To most people in today’s world, work is seen as a “9-to-5” job for sustaining one’s lifestyle. In other words, chances are many workers don’t derive much pleasure or joy from the work itself. They merely see it as a rice bowl. Granted, that’s not all there is to it but this is generally speaking the common consensus, and rightfully so. First off, employed jobs tend to be very rigid and inflexible in their working hours – not many salaried people can mention having personal office schedules to you. Also, passion tends to be something left outside the workplace; people don’t always hate their jobs, but in a competitive world, job tending tends to be less about satisfying the worker than it is for clients/employers. In recent years, some companies have made it their mission to acknowledge these weaknesses and make concessions for them.
With the rapid progress in work-enablement technologies such as mobile connectivity and payment, the labour landscape is shifting fast to support the work of the individual, not just the corporate entities. Gig platforms provide customers and freelancers a way to connect and contract out work anytime, anywhere. The role of such platforms in the shifting workforce landscape is a malleable one, supplementing ones’ overall income whilst serving as a full-time alternative to a conventional routine job. In fact, according to research done by McKinsey Global Institute, up to 162 million people in Europe and the United States—or 20 to 30 percent of the working-age population—engage in some form of independent work.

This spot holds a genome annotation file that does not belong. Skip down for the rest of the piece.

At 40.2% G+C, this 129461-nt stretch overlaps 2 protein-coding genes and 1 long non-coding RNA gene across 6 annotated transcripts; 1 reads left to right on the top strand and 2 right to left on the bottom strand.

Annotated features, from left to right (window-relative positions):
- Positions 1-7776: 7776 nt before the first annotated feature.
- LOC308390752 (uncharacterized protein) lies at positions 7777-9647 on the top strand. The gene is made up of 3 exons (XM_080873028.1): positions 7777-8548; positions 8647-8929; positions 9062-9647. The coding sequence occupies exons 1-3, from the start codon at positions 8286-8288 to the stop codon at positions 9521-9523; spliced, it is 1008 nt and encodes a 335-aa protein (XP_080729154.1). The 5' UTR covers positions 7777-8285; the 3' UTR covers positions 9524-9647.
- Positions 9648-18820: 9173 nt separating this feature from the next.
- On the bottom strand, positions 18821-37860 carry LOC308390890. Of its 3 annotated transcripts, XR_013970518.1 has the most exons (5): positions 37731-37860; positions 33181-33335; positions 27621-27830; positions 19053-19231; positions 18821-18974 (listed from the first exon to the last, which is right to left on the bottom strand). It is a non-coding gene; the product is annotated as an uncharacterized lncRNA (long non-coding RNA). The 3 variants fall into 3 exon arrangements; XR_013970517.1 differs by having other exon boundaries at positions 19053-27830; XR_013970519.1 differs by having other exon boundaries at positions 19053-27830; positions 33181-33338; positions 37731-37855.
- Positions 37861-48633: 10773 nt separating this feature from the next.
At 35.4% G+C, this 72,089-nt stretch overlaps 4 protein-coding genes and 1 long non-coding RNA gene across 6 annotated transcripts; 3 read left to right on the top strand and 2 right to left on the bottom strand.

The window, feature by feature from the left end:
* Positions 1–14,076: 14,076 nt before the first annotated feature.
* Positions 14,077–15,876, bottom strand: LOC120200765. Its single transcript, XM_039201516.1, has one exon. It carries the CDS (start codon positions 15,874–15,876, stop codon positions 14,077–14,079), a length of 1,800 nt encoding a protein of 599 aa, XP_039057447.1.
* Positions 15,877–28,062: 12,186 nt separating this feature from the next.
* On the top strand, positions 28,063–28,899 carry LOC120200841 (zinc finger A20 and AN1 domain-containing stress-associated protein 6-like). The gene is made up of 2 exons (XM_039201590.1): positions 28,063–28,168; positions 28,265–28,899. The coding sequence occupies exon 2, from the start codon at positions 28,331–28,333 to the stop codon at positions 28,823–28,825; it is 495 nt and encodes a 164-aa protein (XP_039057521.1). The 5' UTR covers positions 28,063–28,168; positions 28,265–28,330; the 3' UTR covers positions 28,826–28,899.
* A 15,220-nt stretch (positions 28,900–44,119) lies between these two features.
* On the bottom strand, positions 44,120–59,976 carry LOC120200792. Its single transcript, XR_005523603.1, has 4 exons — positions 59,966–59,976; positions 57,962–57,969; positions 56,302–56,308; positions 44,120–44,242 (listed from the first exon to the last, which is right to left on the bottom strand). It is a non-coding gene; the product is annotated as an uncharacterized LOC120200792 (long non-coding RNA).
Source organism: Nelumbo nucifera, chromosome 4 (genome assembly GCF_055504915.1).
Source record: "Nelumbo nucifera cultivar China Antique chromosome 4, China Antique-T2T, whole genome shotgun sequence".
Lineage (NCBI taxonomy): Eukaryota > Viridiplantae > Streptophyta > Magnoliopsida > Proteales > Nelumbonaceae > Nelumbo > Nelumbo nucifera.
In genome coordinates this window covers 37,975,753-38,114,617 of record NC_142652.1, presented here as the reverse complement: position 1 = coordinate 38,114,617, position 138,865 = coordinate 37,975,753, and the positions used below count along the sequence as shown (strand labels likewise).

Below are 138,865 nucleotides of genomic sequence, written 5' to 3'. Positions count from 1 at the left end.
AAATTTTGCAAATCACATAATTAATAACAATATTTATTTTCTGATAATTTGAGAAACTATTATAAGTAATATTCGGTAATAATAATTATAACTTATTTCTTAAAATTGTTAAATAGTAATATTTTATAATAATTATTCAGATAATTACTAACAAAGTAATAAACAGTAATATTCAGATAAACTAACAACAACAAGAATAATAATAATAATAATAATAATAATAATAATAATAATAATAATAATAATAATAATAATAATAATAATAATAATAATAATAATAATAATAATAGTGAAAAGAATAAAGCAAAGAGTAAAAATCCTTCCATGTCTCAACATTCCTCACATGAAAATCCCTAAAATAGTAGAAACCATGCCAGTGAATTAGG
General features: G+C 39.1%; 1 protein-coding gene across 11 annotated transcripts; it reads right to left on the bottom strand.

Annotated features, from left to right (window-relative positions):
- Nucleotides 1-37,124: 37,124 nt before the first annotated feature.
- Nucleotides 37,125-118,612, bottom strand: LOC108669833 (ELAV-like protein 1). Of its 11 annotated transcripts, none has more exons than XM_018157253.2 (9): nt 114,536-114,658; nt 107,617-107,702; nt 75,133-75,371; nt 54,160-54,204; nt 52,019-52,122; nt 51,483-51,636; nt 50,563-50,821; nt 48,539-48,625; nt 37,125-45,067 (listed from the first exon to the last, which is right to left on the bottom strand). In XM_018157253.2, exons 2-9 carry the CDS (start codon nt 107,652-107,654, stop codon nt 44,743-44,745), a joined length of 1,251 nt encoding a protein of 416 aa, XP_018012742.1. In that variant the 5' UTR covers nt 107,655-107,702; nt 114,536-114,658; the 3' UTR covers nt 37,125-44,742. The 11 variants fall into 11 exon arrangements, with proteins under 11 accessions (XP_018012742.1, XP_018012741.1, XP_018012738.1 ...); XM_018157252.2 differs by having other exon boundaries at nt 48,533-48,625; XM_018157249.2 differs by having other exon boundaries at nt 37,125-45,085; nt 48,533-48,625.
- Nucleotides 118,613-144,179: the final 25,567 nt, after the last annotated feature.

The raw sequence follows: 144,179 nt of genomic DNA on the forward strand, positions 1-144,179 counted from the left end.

The prevalence of Gig Economy apps is already well-received in today’s landscape – mainly in unskilled tasks such as food delivery or transportation services to name a few: Deliveroo, Food Panda and Grab. But what about skilled talents in the workforce? Are there big opportunities for them as well in the Gig Economy? Let’s take a look at their appeal in enacting such change.
One major concern for talents in specialized fields is the immobility in shifting from one job sector to another, especially if they should be retrenched. However, if they are able to find a suitable outlet with a customer pool hungry for their specialized skill sets, they can serve them independently with the right support services. This is why in the West, even professionals and amateurs have now turned to gigs to seek better work-life fulfilment. Doing what one loves whilst making a living out of it used to be the stuff of dreams, but not anymore when an independent talent uses a go-to-market service such as StageMetro.
First, it supports a wide variety of service models offered today by them such as on-demand services or scheduled classes. They can set the timing and location on the app and based on this information customers can correspondingly book these professionals. Secondly, talents can take advantage of the service by paying a low monthly subscription fee, without incurring expensive 20%-30% commission typically seen elsewhere. Thirdly, it helps talents get paid anyway they like it – by cash or even pre-secure the fees by credit cards with automated pay-outs to their banks directly.
It only takes less than 20 min for any independent talent to setup an account and start running their business. The FREE account allows new talents to be booked for 3 times. After these preliminary bookings, he may upgrade his account to paid plans ranging from S$10-S$30 per month.
There is no easier way to earn money in the new Gig Economy with a service like StageMetro. Click here to sign-up now!